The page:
Wathctower
"ChangesPossible" Kiel, 2001
Concrete, steel, glass, wood
475 cm x 200 x 200 cm

"Public matters", text by Henriette Bretton-Meyer

Wathctower
"ChangesPossible" Kiel, 2001
Concrete, steel, glass, wood
475 cm x 200 x 200 cm

Drawing: Niels Brockenhuus Shack

Public Matters

Exactly 40 years after the construction of the Wall which brutally divided the city of Berlin, Henrik Plenge Jakobsen is planning to erect a watch-tower right in the centre of Kiel. The watch-tower will be placed in a recreational park, next to the road which separates the two Kleiner Kiel lakes. It is one of the approach roads leading into downtown Kiel and thus there will be a number of passing subjects to monitor from the tower, from cars and cyclists to skaters and swans.

Inspired by a prison surveillance tower in Berlin, Plenge Jakobsen's watch-tower in Kiel will be a simple, square building made of grey concrete with golden toned perspex windows inserted into its upper section. In the idyllic park area the tower will inevitably be disturbing and quite dominating in appearance as it rises 6 meters from the ground with a ground plan measuring 2.30 m square. It is not hard to anticipate the clear power relation between the volume and stability of the crude watch-tower and the passers-by in the peaceful park.

Standing on its own in the quiet park, the watch-tower, being the icon of the Cold War era, will have certain similarities to a war memorial commemorating events of the past. But Plenge Jakobsen's concern is rather the contemporary.

Upon entering the tower one will be able to climb up a set of iron steps inside to reach the surveillance platform. Standing on the platform looking through the dark windows one will have a fine view of the activities below. But something has changed. The world looks different through the eyes of a watchman. The people who might at first have been frightened by the monumentality of the tower are actually allowed access to the building and may thus become part of its sinister set-up. The sudden change of perception caused by the act of entering and climbing up the watch-tower forces the questions: who are the good guys and who are the bad? And whose side are you on?

The park is surrounded by several bank headquarters. With imposing façades and shiny logos they take up prominent city space. Thus placed in the middle of Kiel's financial district and not far from the actual Ministry of Justice of Schleswig-Holstein, Plenge Jakobsen’s watch-tower could appear somewhat unsubstantial. But it will certainly become an unsettling neighbour for these influential institutions. In fact, the watch-tower seems persistent in its determination to interact with its surroundings, both on a physical and on a psychological level.

In his extensive artistic practice Henrik Plenge Jakobsen repeatedly investigates the fundamental structures and conditions of Modernism. In his vibrant wall paintings he re-deploys formal elements like colours and geometrical shapes. Yet he burrows below the surface of characteristic Modernist aesthetics. He looks into the human state of mind and he examines institutions which play a vital role in contemporary society such as the mental hospital or the prison. These are institutions indispensable to society just like courts, kinder gardens and police stations. Backed by the art institution Plenge Jakobsen's tower will – as a manifestation of a specific kind of state control – stand as a metaphor for the larger institution of society itself. However, in Plenge Jakobsen's work it is not the institution as such which is under scrutiny but the repressing power it may exercise. With the watch-tower Plenge Jakobsen touches on the very dichotomy of surveillance, that between controlling and taking care of people. Is the uninviting building in the park a threatening control tower or might there be someone up there who watches over me as I take a short cut through the park at night?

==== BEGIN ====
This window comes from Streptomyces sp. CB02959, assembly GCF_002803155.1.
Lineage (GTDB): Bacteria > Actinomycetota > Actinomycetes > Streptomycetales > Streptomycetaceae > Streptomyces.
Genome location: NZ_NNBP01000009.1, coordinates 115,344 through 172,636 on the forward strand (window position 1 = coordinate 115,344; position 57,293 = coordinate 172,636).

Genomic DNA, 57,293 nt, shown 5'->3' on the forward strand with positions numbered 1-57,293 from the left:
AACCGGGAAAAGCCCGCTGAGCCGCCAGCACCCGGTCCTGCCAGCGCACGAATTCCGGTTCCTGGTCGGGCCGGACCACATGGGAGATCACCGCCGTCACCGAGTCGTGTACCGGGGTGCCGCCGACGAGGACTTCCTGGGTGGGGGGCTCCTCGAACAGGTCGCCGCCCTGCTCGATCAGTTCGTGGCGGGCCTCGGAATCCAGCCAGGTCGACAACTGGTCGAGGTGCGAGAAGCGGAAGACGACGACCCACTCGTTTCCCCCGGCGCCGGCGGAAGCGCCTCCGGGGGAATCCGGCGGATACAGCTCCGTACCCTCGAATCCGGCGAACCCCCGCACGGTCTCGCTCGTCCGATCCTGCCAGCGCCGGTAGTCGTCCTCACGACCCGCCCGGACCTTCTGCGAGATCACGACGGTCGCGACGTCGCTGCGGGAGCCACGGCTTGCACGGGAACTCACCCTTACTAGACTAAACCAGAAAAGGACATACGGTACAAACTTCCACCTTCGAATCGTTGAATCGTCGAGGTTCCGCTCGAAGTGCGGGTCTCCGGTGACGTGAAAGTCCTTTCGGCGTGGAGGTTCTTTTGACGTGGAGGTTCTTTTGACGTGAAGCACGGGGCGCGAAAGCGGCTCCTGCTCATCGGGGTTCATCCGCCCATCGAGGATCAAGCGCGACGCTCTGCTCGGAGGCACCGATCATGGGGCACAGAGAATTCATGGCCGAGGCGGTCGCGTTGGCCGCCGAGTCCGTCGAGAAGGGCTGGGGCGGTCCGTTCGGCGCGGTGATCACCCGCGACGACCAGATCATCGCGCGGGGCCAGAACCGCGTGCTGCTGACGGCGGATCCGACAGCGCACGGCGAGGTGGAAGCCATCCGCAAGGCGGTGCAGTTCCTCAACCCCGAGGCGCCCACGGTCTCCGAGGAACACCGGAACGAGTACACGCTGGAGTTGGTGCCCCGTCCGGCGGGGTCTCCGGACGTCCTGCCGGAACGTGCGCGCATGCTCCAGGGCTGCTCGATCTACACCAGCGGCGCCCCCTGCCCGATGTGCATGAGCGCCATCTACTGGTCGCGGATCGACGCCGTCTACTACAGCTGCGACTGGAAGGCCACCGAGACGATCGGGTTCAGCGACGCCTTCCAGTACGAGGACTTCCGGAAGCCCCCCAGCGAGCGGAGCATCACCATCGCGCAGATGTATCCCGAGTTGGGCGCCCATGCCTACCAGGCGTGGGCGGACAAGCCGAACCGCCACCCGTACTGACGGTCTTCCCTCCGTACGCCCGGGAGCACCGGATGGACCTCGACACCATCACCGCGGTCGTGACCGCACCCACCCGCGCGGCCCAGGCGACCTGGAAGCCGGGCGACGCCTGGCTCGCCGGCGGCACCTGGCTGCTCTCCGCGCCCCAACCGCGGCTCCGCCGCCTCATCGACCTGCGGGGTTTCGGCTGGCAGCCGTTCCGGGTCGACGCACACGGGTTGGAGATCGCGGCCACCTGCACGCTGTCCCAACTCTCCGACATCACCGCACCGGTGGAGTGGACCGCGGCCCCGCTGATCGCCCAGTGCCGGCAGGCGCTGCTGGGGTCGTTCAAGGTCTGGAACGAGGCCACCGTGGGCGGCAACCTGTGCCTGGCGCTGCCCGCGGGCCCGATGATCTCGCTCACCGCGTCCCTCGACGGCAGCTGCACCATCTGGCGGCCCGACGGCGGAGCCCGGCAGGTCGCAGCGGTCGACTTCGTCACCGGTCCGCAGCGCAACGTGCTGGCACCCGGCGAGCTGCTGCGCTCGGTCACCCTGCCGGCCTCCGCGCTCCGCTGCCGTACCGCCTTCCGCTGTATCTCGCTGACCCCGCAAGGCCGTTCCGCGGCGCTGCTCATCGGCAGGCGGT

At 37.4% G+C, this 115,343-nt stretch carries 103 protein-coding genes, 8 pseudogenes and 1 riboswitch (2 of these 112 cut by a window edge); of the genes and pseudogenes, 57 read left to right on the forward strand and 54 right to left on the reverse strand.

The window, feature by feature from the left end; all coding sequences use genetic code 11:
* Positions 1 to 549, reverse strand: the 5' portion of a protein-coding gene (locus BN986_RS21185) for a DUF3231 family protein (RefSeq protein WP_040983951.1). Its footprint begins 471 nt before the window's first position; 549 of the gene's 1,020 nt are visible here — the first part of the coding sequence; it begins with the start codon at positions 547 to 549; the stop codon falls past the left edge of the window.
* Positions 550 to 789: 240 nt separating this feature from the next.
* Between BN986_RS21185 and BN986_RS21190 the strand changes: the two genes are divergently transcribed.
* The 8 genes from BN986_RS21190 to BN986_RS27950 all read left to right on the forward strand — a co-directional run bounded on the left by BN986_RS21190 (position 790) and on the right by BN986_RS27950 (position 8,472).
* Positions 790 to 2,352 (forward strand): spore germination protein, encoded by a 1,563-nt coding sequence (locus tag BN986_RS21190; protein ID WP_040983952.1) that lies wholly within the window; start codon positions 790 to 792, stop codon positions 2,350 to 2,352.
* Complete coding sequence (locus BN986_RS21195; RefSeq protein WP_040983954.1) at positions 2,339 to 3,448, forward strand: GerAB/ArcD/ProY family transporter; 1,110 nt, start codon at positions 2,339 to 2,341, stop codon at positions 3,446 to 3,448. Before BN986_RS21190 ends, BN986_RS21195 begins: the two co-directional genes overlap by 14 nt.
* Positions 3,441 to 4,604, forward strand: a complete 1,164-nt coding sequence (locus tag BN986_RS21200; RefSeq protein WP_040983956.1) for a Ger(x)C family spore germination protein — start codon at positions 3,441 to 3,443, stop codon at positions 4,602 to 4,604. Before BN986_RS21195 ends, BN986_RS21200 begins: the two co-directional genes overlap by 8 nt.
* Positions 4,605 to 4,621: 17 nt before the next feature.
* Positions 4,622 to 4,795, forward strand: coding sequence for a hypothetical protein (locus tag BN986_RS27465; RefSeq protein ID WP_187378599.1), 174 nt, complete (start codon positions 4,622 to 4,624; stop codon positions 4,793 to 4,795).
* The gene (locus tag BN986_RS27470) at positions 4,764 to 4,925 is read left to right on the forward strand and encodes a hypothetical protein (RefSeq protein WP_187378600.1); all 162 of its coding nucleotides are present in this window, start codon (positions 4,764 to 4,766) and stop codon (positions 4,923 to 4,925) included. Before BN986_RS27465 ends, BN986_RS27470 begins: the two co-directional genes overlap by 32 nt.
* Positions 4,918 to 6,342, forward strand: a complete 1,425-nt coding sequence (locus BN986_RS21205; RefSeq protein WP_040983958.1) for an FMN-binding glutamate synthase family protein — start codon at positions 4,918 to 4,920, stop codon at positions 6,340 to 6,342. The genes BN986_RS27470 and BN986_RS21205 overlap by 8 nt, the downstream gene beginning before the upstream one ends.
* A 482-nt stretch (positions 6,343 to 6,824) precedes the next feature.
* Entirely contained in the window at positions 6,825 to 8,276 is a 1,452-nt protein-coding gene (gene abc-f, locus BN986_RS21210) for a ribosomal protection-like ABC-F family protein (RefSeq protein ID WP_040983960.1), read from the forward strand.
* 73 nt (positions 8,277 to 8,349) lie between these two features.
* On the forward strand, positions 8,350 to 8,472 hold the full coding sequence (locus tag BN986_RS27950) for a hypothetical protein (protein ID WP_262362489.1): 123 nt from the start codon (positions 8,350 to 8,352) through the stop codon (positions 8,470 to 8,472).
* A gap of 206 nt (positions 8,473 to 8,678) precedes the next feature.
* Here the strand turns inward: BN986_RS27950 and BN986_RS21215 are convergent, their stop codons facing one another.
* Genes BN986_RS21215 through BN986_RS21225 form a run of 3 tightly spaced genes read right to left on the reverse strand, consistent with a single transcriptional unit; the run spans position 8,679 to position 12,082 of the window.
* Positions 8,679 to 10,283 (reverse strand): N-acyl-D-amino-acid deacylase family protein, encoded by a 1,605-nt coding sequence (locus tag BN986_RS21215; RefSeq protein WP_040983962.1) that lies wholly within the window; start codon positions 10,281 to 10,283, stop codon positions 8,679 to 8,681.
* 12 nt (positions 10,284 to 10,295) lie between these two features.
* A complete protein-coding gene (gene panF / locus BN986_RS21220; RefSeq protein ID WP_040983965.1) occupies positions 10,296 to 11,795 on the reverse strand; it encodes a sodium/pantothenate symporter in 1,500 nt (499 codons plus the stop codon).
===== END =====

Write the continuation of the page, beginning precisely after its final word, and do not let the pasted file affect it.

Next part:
Henrik Plenge Jakobsen is no newcomer on the public art scene. As part of the exhibition "Do All Oceans Have Walls?" in Bremen in 1998 he created what looked like a city flat on fire by using light equipment and smoke machines. Similar to the watch-tower in Kiel, the staged fire in Bremen would seem sinister and alarming at first sight. However, on closer inspection one would discover that the extraordinary spectacle was strictly controlled; the fake fire took place at 3 set times every day during the exhibition and it soon turned into a well-attended performance. Thus Plenge Jakobsen's works, the watch-tower in Kiel included, often oscillate between Angst and Tivoli – touching on both familiar fright and popular amusement. Or rather, the works succeed in unifying the two seemingly contradictory elements. It is exactly the uncanny balance between horror and happiness which is at the core of his work. Because who knows, once erected, will the wicked watch-tower end up as a harmless playground for the school kids of Kiel?

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Local politicians risk their skin by approving of public art works. As numerous examples show, the politicians will be blamed immediately by local citizens and businesses if the work of art is not to their taste. Obviously, politicians are utterly dependent on the opinion of the people. Daniel Buren has suggested that this is the exact reason why good and interesting works of art are rarely seen in the so-called public space.


Henriette Bretton-Meyer Berlin, August 2001